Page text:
Beau’s message mission: “Access is a fundamental need, not an afterthought”

Beau’s message mission: “Access is a fundamental need, not an afterthought”

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Small but insidious, Beau Potter says thumbs tacks are kind of a big deal to wheelchair users.

An Armadale man has made a difference to wheelchair users in WA by drawing attention to something most people wouldn’t have ever thought of.

Beau Potter has been instrumental in Mission Australia WA’s offices phasing out a common office item – the humble thumb tack.

“The thumb tack might not seem like a big deal, but it can easily puncture a wheelchair’s tyre,” he said.

“This can result in a lot on anxiety for the user while the tyre is replaced as they can be without their mobility device for several days.”

Most people using wheelchairs are forced to go with solid rubber tyres due to frustration from punctures. When the issue was raised, Mission Australia NDIS Regional Leader Verity Sullivan moved quickly to spread the message throughout the teams.

“It’s a small thing that can cause a lot of inconvenience and we were happy to phase the thumb tacks out,” she said.

“There are lots of alternatives to pinning things up around the office – such as double-sided tape, Velcro or Blu-Tack.”

Beau is no stranger to creating waves by going against the tide.

Beau has TRPV4 Congenital distal arthrogryposis, an extremely rare condition which means he requires a wheelchair for life.

“When I was diagnosed, an Allied Health Professional told me I had more chance of winning the lotto 44 times,” Beau explained.

“When I was six years-old and the doctor told my family I had a reduced life expectancy and would only live until about 18, none of us could believe it, especially my Dad.”

Beau refused to let his condition define how he lived his life.

“You find another way. My Dad always pushed me – I even learned to ride a bike despite not having the normal range of use within my legs,” he said.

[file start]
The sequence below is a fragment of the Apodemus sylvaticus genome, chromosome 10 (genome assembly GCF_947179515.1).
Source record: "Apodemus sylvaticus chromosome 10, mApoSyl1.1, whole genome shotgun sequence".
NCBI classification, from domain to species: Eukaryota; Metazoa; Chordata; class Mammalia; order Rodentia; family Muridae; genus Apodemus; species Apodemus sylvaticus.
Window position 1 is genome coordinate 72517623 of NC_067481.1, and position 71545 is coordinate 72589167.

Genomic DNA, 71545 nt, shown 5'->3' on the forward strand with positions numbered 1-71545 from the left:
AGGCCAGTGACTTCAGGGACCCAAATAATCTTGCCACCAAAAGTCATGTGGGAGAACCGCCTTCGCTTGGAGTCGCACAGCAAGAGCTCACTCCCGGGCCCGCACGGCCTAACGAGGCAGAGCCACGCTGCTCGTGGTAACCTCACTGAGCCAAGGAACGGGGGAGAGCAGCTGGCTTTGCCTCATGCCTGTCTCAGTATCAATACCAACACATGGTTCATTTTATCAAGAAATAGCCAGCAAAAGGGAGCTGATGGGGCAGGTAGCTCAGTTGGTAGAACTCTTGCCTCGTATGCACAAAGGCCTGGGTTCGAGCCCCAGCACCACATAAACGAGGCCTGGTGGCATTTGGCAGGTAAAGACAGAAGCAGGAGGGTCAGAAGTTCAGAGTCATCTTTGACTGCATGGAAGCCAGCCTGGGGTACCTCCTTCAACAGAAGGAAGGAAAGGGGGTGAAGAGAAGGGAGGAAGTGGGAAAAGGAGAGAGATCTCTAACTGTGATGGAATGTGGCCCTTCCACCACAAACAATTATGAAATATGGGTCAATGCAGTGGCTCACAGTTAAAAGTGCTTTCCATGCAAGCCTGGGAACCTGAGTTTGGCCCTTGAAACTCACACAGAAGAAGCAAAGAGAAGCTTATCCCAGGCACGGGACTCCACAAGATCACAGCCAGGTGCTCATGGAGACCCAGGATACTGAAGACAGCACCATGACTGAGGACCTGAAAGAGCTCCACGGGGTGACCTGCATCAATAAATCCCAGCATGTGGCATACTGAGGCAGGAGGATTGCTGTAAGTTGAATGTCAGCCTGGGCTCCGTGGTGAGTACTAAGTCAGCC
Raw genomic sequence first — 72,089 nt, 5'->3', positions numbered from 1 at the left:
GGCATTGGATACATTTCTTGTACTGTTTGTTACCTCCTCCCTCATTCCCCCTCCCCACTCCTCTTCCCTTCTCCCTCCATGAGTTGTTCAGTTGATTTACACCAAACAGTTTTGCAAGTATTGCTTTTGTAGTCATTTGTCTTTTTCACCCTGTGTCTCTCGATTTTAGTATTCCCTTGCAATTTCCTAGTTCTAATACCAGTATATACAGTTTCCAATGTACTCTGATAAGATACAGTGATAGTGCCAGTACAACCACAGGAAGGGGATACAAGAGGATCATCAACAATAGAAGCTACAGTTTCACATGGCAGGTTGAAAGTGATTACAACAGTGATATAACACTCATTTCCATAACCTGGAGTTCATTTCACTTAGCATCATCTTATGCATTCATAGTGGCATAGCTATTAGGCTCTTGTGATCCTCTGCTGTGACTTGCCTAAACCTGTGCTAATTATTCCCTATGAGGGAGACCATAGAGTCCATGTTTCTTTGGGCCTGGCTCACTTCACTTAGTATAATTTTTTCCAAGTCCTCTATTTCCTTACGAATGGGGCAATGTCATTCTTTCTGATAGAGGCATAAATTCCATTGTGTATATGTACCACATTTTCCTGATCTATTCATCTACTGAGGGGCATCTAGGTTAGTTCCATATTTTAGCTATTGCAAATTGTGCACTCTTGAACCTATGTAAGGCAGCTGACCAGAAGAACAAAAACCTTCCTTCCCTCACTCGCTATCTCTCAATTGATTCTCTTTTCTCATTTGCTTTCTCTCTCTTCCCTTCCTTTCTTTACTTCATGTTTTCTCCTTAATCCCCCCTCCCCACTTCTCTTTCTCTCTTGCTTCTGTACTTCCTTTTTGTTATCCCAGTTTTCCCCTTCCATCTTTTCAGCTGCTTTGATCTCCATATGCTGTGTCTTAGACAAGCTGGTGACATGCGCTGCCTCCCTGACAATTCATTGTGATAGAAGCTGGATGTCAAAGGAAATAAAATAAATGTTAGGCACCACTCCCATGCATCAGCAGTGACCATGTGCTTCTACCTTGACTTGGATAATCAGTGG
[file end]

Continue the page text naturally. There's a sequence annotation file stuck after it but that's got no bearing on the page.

The 36-year-old has been involved in wheelchair basketball, served in the State Emergency Service cadet corps for 10 years as well as the SES as a volunteer, has several blackbelts in martial arts and is a motivational speaker.

He is also happily engaged and has a 12-year-old daughter – who plans to study anthropology, palaeontology and osteology.

His passion for people living with disability led him to his current job as a Local Area Coordinator with Mission Australia in Perth – helping participants navigate the National Disability Insurance Scheme.

Beau is also passionate about advocating for access and inclusion for people with disability.

Mission Australia’s 2023 National Community Access and Inclusion Survey found nearly 50 percent of respondents rate employment opportunities for people with a disability as ‘poor or very poor’.

It also found that 38 percent of people with a disability felt ‘somewhat unsafe or very unsafe’ in their local community.

“Even in 2023, we still have a long way to go in making society more inclusive for people with a disability,” Beau said.

“I once had a job where I had to wheel 120 metres to the local shopping centre to use the bathroom as the office didn’t have an accessible one for a person in a wheelchair.

“My local supermarket near work has checkout lanes not wide enough for a wheelchair.

“Their solution was for me to raise my hand and someone would take my groceries to be scanned, while I remove a barrier to get to an accessible counter.

“Many people might not know that if a person is in wheelchair in a multi-story building, during a fire, they will have to wait in the stairwell for a firefighter to come get them.

“Nobody wants to be made to feel different or unimportant.”

Beau also continues to advocate for his community on issues such as housing.

“My last three rentals were not fully accessible,” he said.

“My wheelchair can only access about half of my current home, however I am advocating for accessible homes to be a foundation thought in building plans offered by builders.

“I would like to see mobility options on Google Maps, accessibility clearly defined on real estate websites, flashing smoke alarms to be standard in homes.

“Access is a fundamental need, not an afterthought.”